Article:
Do you like the above picture? It’s a sample of the art of Davis Cone, a photorealist painter who creates beautiful images of neighborhood movie theaters, especially those designed in the Art Deco style. Cone’s paintings are so real that they’re almost a substitute for going to the movies during this pandemic time.

 

Mr. D’s 51-episode webcomic The Life of the Three Bears (2015) is strange and compelling. Its characters include a polar bear, a millionaire penguin, a black bear, and a panda, who all find themselves in situations more appropriate for humans (“Panda’s training himself to stay fit with treadmill”). Sometimes these characters venture out together, as in Episode 47, where Black Bear and Panda go out for a midnight snack, and then “realize they had forgotten to bring money”—and the nearby ATM is broken! Mr. D’s art style, simple and manga-cute, will appeal to young readers, while the poker-faced, surreal humor of the strip will charm adults. Begin here.

 

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Though it hasn’t been updated in a while, Jim Engel’s Big Blog of Kids’ Comics collects over 200 comic book stories for children, drawn by artists like Warren Kremer, George Carlson, and Morris Gollub and scanned directly from original publication copies.  Lots of funny-animals here, with all comics appropriate for youngsters—and there are links to other fun sites too, such as the Richie Rich Comics Fan Club, a treasure trove of tales about everyone’s favorite boy billionaire. And Jim Engel’s personal site collects examples of his illustration work, his comics, and even pages from his sketchbook (such as the above Hemingway example).

 

Like other generous cultural institutions, the Milwaukee Art Museum is sponsoring online showcases and events to help us through these pandemic times. There are three events scheduled for Saturday, February 6: a free online Story Time at 10:30am CST, a performance by Haitian musicians Jahmés Finlayson and Zonia Perry at 1pm CST, and the virtual premiere of an exhibit of Wisconsin’s 2021 Scholastic Art Awards, featuring two hundred accomplished artworks by Wisconsin students in grades 7-12. (The painting above, Victoria Fernandez’s We All Hold Hands [2020], is in the exhibition.) Coming up online in future weeks are more Haitian-themed concerts, with Lakou Mizik (Saturday, February 20, 1pm CST) and Jam Ak Jam (Saturday, February 27, 1pm CST). See the entire schedule of events here. Also read about the Museum’s incredible architecture, which includes the Quadracci Pavilion, a building with a grand reception hall and giant wings that move and respond to wind speed and direction!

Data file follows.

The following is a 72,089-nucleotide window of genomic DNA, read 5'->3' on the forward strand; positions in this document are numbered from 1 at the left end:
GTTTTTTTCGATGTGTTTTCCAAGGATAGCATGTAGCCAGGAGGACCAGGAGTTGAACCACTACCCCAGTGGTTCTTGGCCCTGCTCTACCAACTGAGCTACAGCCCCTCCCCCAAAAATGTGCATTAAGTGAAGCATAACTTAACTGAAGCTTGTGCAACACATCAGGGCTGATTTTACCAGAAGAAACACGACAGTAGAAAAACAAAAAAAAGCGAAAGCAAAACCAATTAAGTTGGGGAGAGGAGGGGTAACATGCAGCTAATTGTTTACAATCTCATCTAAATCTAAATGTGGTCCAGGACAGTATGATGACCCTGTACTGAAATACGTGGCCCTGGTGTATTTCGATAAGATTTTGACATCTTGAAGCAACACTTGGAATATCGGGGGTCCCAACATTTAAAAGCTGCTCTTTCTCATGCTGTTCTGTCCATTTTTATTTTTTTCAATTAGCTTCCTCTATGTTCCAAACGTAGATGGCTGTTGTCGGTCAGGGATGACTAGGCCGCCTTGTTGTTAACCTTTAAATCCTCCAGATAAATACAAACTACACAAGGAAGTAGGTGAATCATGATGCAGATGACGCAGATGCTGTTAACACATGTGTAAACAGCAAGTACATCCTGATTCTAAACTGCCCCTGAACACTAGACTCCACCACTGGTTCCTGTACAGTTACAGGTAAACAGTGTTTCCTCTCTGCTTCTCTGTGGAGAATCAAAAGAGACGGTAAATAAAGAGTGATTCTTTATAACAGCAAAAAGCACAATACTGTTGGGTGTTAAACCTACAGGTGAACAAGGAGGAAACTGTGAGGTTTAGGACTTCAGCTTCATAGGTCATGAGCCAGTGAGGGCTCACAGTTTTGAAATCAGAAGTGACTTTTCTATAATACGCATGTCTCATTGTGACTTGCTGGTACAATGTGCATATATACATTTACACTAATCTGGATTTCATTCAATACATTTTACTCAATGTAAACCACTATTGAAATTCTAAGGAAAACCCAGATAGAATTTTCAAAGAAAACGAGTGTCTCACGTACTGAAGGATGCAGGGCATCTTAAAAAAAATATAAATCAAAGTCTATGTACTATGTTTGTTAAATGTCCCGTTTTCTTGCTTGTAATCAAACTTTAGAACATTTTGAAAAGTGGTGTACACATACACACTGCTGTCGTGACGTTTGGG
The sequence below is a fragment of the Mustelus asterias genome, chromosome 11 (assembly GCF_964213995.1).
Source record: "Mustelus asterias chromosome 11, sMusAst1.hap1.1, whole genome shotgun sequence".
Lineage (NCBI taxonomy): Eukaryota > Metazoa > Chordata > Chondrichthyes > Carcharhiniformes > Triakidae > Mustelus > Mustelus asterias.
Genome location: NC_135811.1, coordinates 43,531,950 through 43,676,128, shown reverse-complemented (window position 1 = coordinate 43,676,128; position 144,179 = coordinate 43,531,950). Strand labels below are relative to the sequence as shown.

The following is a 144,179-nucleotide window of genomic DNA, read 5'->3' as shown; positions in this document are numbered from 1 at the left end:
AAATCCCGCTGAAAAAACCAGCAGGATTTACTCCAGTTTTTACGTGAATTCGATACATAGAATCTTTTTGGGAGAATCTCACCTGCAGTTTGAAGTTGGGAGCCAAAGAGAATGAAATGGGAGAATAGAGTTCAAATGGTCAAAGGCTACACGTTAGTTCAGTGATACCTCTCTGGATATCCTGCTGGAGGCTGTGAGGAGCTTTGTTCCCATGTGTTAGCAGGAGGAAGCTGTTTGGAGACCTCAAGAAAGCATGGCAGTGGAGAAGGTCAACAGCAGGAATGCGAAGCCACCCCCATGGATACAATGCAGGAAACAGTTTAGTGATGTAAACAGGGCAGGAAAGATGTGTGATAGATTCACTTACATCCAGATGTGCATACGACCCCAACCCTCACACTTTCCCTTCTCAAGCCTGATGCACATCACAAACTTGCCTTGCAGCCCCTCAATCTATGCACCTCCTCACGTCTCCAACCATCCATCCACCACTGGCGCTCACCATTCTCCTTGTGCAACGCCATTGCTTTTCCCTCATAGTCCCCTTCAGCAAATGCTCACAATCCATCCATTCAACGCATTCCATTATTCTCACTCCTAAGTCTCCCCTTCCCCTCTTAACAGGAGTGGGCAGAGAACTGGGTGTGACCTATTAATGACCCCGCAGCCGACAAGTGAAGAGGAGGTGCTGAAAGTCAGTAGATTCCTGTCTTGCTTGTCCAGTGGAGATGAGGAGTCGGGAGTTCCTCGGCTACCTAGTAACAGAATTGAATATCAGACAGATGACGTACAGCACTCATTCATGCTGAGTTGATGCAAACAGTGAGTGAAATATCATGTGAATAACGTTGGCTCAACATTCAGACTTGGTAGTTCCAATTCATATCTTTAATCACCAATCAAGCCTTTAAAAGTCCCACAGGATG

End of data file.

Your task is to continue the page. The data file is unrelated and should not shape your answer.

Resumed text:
ImageSince March 18, 2020, Irish cartoonist Hugh Madden has been spending his quarantine drawing a playfully irreverent comics adaptation of Robert Louis Stevenson’s Treasure Island and posting the results on Twitter. (Madden’s already completed more than two hundred pages!) In a rave review, Claire Napier calls Madden’s Treasure “Heaven, essentially. Water you can hear, sunlight you can feel, every face a figurehead carved by a master. And the silhouettes of the trees! Elegance supreme. The art history of it escapes me (Nouveau? Beardsley?—No; Vintage travel posters?) but the beauty does not.” Start here with the first episode (and be aware that like the original, this version of Treasure Island has fisticuffs, sea battles, and rum).

 

This one is for older kids and adults who like spooky stuff. A month ago, the U.K.’s Guardian newspaper profiled Tiziano Sclavi, the creator and author of the long-running Italian horror comic Dylan Dog (1986-present). Reporter Lorenzo Tondo summarizes Dog like this: “A 30-something former Scotland Yard officer and recovering alcoholic, Dog is a private detective who investigates unusual cases bordering on reality and the paranormal. He’s impulsive, problematic and unsure about himself and the world. His sidekick and trusted best friend is Groucho Marx, inspired by the American comedian, and the two share a house full of monstrous gadgets and a bell that makes a frightening sound.” Reporter Tondo explores why Dylan Dog is popular in some countries and not in others; sadly, the character remains unknown in America despite Dark Horse Comics’ publication of translated story collections. (Ditto for English audiences, even though Dog’s tales are set in London and there’s a breakfast restaurant named after him at the address where he fictionally lives.) While we wait for more Dog stories in English, let’s explore some covers from the Italian comics (and a final image from U.S. artist Mike Mignola too).

This weekly blog post is written and compiled by Craig Fischer. To send along recommendations, ideas, and comments, contact Craig at craig_fschr@yahoo.com [.]

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